Dyne pens are used frequently by printers as a quality control tool. In order for ink adhesion to occur a sufficiently high surface energy needs to be present. This method is low cost but the inks are toxic which make this method not suitable for many applications.
Single Fiber Contact Angle
There are two common methods for measuring contact angle on single fibers. The first method involves lowering the fiber into a vessel of liquid. The fiber is then slowly removed and the contact angle formed by the resulting meniscus is measured geometrically by analyzing an image of the profile of the fiber and water. This method is possible using a suitable camera-based goniometer. In some cases, it may also be possible to position a sessile drop on a fiber and then measure the resulting contact angle.
The second method, called the single fiber Wilhelmy method, uses a tensiometer. The fiber is lowered into the test liquid and the force required to move the fiber is precisely measured by the instrument. Like the Wilhelmy plate method, the forces required to move the fiber are captured. The software then – taking into account the buoyancy force, the mass of the probe and other factors – calculates the wetting force from which the advancing and receding contact angles are derived.
Powder Contact Angle
There are three ways that are used to measure the contact angle of powders. The first method involves compressing the powder using a press into a tablet. The traditional sessile drop contact angle method is then used to measure the contact angle. Since the compressed powder is often porous, a high speed camera can be used to capture the contact angle at inception before absorption occurs. In some cases the drop will be consumed by the compressed powder surface so fast that it's not possible to collect results that are meaningful. When the drop remains static or dissipates slowly, the goniometric method is ideal.
The second method involves using tape to capture a layer of powder particles. The tape is then treated like a plate and the Wilhelmy plate method (described earlier in this newsletter) is then used.
The third method is called the Washburn (or modified Washburn) method and is named after the Washburn theory which is used to describe the wetting properties of porous solids. According to this theory, when a porous solid meets a liquid, the rise of the liquid into the pores of the solid will follow a particular pattern. To measure the contact angle, the sample powder is placed into a porous powder holder and is then lowered into the test liquid. When it touches, the liquid rises into the powder as a result of capillary forces. The change in mass is recorded over time. Using this information, the contact angle can be derived and the wetting characteristics can be better understood.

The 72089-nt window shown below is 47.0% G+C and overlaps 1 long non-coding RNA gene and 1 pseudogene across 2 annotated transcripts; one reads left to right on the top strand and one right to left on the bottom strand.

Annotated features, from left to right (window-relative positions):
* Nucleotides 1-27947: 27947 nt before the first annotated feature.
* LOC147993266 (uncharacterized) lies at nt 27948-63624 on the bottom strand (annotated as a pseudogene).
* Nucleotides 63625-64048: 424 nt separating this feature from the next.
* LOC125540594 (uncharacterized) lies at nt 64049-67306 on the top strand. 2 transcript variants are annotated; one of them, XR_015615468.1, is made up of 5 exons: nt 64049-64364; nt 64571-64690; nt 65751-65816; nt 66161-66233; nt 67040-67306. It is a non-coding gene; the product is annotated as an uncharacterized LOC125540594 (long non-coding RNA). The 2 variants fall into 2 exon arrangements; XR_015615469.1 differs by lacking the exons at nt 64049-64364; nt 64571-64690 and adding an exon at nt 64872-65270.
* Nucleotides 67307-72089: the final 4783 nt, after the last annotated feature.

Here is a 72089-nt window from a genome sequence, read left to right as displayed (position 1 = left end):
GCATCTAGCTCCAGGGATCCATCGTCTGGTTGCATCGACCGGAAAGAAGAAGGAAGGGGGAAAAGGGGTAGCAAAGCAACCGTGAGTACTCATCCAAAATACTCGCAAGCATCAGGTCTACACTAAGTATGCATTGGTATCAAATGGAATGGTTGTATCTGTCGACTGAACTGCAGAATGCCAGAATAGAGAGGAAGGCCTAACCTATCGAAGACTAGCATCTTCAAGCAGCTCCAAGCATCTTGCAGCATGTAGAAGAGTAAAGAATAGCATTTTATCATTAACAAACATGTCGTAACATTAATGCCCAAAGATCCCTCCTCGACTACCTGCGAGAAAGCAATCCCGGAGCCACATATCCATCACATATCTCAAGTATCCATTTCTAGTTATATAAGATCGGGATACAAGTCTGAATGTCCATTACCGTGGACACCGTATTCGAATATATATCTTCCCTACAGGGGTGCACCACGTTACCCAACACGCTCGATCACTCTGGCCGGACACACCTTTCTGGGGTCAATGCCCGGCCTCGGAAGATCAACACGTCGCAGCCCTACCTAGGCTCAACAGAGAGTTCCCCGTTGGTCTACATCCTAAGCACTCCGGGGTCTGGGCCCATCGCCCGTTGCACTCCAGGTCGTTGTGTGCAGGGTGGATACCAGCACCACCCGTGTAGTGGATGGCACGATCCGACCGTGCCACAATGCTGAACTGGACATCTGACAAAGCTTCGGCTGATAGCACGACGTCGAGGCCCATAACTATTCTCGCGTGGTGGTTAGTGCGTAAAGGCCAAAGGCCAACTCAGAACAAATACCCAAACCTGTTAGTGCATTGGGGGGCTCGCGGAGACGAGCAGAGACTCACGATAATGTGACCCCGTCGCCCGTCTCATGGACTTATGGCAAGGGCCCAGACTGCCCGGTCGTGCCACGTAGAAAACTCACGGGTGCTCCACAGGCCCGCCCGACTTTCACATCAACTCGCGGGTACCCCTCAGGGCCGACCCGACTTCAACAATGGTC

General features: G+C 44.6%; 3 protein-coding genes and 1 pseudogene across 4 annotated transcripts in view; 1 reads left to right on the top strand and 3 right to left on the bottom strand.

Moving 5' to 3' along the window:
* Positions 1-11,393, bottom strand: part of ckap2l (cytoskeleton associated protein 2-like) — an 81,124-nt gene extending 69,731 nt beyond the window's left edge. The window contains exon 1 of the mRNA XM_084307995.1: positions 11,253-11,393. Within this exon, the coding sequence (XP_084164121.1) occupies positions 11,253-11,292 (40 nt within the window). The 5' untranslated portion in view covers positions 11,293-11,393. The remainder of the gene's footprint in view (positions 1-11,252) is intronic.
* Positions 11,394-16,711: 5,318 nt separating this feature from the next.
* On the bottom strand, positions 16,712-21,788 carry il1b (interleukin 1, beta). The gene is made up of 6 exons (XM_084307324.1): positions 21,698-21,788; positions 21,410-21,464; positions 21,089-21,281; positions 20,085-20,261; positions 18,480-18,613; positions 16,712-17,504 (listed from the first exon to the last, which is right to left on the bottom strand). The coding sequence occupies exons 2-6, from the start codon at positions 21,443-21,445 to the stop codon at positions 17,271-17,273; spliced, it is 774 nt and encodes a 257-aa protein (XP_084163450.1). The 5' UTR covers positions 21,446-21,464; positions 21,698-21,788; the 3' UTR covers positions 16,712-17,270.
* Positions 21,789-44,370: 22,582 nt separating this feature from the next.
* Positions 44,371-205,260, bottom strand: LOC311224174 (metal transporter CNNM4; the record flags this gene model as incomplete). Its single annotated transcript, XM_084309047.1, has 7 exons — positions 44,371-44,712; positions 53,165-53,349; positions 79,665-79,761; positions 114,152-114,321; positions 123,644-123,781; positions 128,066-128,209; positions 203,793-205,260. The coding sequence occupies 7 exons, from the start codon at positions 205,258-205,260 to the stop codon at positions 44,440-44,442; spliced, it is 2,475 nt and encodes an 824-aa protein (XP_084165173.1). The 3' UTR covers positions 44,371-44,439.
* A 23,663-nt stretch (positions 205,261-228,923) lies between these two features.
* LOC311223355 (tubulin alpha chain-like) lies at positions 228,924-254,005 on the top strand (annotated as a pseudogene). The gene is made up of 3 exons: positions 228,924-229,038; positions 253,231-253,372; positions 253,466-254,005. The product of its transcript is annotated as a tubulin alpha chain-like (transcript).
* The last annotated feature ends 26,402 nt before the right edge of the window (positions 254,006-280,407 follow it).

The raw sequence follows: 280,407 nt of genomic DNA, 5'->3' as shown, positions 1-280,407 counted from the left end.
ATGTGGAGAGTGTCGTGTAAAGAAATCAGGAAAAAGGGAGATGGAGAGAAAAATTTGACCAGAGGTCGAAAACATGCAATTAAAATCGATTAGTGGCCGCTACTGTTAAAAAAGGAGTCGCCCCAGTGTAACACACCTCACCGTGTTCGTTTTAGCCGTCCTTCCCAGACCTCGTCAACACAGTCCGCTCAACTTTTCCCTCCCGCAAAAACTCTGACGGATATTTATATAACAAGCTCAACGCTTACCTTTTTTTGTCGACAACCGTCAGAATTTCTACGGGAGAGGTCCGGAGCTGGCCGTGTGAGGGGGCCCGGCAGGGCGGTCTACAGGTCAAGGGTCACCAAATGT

Du Noüy Ring Method
The Du Noüy ring method is primarily used to measure surface tension. This method involves lifting a precisely fabricated ring, typically made of platinum, from a liquid bath. The force required to pull the ring from the liquid is measured and from that value, surface tension can be determined. The contact angle can be derived from the ring dimensions and height of the meniscus. This method is rarely used for contact angle measurement and even for obtaining surface tension, is considered a dated method.
Lenard Frame and Paday Rod-pull Methods
The Lenard frame and Paday rod-pull methods are similar to the Du Noüy ring method but instead of using a ring, a wire or rod is used. These methods are also used primarily to measure surface tension and are especially useful for pharmaceutical applications and the production of Langmuir-Blodgett films. Fewer correction factors are required for finding the surface tension when compared to the Du Noüy ring method. But for measuring contact angle, their usefulness is limited.
The overhead method requires a sessile drop of a precise volume (much like the Wetometer) to be dispensed on the test surface. Instead of looking at the drop profile which is the more common method, the top view is captured and the diameter of the three-phase line is measured. By knowing the drop volume and the three-phase line diameter, the volume can be geometrically calculated. There are two disadvantages to this method. First, it is common to dispense from overhead. And so it's difficult to dispense and also view from the same vantage. Second, if the surface is hydrophobic (greater than 90°), this method will not work since it's not possible to view the three-phase line if the perimeter of the drop from the top view is greater in diameter. Consequently, the overhead method is most suitable for measuring low contact angle on hydrophilic surfaces only.
Bottom View Method
The bottom view method is similar to the overhead method except the camera is under the drop and looking through the substrate directly at the bottom of the sessile drop. This method overcomes one of the shortfalls of the overhead method: from the bottom view, the three-phase line is visible even with hydrophobic and superhydrophobic samples. However, the bottom view method has very limited utility since it only works on clear flat glass or other substrates which you can clearly see through.
Hundreds of US patents have been issued over that past 50 years relating
to contact angle. Many of these patents incorporate interesting and
novel methods not detailed above. However unique and thought-out they
are, most are for a very narrow application or are not commercially
practical. For this reason, we acknowledge their existence but do not
attempt to explain and categorize them in this discussion.